How much longer can Washington look the other way?

While U.S. officials may have been keen to overlook Saudi Arabia’s democratic and human rights issues in the past for the sake of regional stability and a thriving world economy, the American public has grown increasingly less complacent.

As Adam Taylor wrote for the Washington Post on Monday:

“Americans and other Westerners seem to have grown more and more skeptical about the true nature of their ally. In particular, an unusual set of circumstances –  including the fearsome rise of the Islamic State, the death of Saudi King Abdullah and renewed concerns about Saudi links to the 9/11 attacks – have lead to a significant public debate about Saudi Arabia’s true values.”

And there lies a faultline U.S. officials might no longer be able to rationalize to their nationals. Indeed, if Washington feels it can paint Assad as a ferocious anti-democratic despot whose presidency needs to be deposed, how can it justify the House of Saud’s beheadings and public floggings?

One of the most oppressive and dictatorial regimes in the region, Saudi Arabia’s human rights track record is as appalling as it is bloody.

In a January report, Adam Coogle, a Middle East and North Africa Researcher with Human Rights Watch, lists some of Abdullah’s human rights offenses, highlighting some of Al Saud’s worst best-kept secrets: systematic repression, harsh corporal punishments and abuses against migrant workers.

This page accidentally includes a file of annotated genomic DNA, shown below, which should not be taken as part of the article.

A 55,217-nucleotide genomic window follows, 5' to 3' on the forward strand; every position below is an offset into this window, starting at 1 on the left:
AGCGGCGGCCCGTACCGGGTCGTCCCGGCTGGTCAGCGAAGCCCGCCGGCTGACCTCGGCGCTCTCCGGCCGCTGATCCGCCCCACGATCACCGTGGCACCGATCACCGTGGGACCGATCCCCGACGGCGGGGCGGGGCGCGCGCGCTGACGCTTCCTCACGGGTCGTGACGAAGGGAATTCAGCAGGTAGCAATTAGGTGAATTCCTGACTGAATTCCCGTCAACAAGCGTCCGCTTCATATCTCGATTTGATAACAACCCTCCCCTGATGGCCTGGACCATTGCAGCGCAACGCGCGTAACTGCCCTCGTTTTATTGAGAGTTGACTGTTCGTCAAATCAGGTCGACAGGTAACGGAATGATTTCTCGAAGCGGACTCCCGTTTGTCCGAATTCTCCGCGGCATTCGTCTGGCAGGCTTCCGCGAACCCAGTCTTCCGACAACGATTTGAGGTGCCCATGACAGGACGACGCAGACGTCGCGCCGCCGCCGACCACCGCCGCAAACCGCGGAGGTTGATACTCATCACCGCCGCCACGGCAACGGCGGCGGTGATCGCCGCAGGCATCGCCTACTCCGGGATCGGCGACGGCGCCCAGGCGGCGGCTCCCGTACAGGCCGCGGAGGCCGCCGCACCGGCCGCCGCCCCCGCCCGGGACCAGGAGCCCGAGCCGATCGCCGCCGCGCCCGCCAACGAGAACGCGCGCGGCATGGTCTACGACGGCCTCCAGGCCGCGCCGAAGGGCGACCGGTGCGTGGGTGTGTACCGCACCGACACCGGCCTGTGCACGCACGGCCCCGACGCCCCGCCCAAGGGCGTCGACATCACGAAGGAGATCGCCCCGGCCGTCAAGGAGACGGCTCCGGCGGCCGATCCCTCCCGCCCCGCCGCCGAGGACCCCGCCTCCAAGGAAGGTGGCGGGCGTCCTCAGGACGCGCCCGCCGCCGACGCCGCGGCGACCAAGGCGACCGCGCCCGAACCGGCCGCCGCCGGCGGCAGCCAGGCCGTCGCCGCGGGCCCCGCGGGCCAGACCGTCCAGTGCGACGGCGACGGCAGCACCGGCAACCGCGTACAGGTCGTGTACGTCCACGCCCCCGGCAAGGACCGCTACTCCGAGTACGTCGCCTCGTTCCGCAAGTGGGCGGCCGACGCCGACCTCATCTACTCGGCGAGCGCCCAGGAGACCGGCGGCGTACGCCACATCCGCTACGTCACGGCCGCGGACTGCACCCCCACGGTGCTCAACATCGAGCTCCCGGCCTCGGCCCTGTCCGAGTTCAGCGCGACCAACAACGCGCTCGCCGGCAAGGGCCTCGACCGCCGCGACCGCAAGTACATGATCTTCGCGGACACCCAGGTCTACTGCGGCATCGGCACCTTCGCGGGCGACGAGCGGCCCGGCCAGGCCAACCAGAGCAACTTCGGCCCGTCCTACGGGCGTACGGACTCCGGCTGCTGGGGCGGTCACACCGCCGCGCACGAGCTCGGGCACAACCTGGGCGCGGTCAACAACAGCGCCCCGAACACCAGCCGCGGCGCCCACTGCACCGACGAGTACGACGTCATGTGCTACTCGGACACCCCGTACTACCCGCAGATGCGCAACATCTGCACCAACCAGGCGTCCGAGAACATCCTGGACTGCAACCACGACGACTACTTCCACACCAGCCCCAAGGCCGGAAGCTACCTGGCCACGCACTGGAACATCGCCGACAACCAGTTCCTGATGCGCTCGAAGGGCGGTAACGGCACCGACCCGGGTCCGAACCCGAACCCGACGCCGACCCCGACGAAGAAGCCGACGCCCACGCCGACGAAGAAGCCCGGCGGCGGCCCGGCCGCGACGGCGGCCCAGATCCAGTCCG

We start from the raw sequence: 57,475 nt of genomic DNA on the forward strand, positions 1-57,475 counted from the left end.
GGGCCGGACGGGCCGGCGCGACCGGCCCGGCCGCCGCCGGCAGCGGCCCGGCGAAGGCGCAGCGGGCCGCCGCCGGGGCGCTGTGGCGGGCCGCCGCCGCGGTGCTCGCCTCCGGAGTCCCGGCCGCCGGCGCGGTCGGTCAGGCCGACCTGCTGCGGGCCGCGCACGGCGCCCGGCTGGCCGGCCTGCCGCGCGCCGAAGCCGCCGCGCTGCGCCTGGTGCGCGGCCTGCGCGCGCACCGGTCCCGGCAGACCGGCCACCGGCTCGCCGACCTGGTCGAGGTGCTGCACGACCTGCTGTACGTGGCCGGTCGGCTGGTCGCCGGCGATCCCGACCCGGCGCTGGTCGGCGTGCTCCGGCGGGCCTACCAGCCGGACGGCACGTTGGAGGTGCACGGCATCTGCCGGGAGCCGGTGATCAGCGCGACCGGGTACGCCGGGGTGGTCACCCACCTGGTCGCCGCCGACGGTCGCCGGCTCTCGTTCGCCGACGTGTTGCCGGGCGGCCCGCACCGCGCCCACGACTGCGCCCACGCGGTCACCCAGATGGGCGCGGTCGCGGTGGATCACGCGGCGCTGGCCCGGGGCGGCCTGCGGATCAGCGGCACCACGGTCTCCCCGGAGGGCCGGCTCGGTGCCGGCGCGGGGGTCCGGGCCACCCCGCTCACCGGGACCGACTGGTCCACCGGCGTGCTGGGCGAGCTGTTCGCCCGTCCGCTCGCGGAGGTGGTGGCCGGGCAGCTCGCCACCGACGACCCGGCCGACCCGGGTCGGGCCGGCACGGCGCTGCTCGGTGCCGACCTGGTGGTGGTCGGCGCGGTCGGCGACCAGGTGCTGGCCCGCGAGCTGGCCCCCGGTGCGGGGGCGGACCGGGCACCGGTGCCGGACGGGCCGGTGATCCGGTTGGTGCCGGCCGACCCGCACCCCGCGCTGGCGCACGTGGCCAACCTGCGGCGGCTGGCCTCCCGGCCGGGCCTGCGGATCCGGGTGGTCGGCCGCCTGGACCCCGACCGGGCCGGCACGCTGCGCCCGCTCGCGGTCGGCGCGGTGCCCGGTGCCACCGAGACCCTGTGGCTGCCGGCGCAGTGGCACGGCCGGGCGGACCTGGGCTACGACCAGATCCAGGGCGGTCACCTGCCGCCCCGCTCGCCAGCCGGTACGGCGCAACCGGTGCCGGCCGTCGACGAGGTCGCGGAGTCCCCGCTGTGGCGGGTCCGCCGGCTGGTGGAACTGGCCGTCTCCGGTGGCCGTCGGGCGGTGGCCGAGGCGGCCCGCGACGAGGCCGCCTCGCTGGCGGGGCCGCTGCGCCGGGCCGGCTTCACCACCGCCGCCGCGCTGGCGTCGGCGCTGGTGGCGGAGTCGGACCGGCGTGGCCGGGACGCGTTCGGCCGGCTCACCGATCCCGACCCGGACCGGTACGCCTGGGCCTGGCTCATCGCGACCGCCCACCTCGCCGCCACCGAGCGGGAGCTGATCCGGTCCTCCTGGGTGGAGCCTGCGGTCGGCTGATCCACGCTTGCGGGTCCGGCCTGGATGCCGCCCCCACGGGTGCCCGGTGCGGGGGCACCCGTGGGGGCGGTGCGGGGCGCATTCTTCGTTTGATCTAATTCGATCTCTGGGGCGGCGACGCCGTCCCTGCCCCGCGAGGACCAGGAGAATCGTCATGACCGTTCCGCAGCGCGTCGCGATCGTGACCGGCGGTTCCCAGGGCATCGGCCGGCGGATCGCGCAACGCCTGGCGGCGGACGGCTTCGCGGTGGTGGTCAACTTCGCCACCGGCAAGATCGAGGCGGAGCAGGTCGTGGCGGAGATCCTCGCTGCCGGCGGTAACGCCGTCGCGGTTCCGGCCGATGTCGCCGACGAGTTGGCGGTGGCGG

Most shocking was the 2014 sentencing of Saudi blogger Raif Badawi to public flogging. A pro-democracy activist, Badawi was condemned to 1,000 lashes and 10 years in prison for speaking out against the Saudi regime.

Where Washington might have found “a cautious reformer” in Abdullah, Salman’s narrative appears decisively more reactionary. On Jan. 26, three days after Abdullah was set to rest, Salman ordered his first beheading.

Mousa bin Saeed Ali al-Zahrani, a teacher convicted of raping several young girls (a crime he denied up to his death), was publicly beheaded in Jeddah. Al-Zahrani is just one of an estimated five people who have been beheaded since Salman took the throne. Against this backdrop, more people and the media are drawing disturbing parallels between Al Saud’s practices and that of the Islamic State of Iraq and Syria (ISIS).

Speaking to International Business Times this month, Ali Al-Ahmed, a Saudi expert and the director of the Washington-based Institute for Gulf Affairs, emphasized, “Both ISIS and Saudi Arabia’s absolute monarchy rely on the same ideology and system of religious interpretation in their approach to punishment.”